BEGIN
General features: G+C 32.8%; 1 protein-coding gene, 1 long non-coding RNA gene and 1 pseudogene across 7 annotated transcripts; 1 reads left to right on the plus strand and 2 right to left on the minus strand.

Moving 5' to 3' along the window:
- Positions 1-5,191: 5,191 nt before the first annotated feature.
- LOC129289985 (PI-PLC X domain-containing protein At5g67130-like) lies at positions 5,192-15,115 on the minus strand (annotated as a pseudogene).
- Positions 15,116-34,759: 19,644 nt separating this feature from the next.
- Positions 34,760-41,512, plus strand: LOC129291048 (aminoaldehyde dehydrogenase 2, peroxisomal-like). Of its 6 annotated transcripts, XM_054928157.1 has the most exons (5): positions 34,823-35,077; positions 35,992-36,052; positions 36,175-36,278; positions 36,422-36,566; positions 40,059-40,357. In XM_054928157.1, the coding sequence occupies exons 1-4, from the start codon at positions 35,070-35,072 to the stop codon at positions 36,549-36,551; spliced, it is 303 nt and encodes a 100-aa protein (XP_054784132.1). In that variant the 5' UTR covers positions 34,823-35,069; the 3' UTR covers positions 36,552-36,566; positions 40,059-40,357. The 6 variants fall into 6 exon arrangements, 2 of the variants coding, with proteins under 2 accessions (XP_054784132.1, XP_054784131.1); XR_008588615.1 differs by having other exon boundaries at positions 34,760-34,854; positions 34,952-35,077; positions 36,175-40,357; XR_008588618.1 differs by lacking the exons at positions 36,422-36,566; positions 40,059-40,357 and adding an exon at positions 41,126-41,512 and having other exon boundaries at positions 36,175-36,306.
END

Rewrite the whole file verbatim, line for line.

General features: G+C 32.8%; 1 protein-coding gene, 1 long non-coding RNA gene and 1 pseudogene across 7 annotated transcripts; 1 reads left to right on the plus strand and 2 right to left on the minus strand.

Moving 5' to 3' along the window:
- Positions 1-5,191: 5,191 nt before the first annotated feature.
- LOC129289985 (PI-PLC X domain-containing protein At5g67130-like) lies at positions 5,192-15,115 on the minus strand (annotated as a pseudogene).
- Positions 15,116-34,759: 19,644 nt separating this feature from the next.
- Positions 34,760-41,512, plus strand: LOC129291048 (aminoaldehyde dehydrogenase 2, peroxisomal-like). Of its 6 annotated transcripts, XM_054928157.1 has the most exons (5): positions 34,823-35,077; positions 35,992-36,052; positions 36,175-36,278; positions 36,422-36,566; positions 40,059-40,357. In XM_054928157.1, the coding sequence occupies exons 1-4, from the start codon at positions 35,070-35,072 to the stop codon at positions 36,549-36,551; spliced, it is 303 nt and encodes a 100-aa protein (XP_054784132.1). In that variant the 5' UTR covers positions 34,823-35,069; the 3' UTR covers positions 36,552-36,566; positions 40,059-40,357. The 6 variants fall into 6 exon arrangements, 2 of the variants coding, with proteins under 2 accessions (XP_054784132.1, XP_054784131.1); XR_008588615.1 differs by having other exon boundaries at positions 34,760-34,854; positions 34,952-35,077; positions 36,175-40,357; XR_008588618.1 differs by lacking the exons at positions 36,422-36,566; positions 40,059-40,357 and adding an exon at positions 41,126-41,512 and having other exon boundaries at positions 36,175-36,306.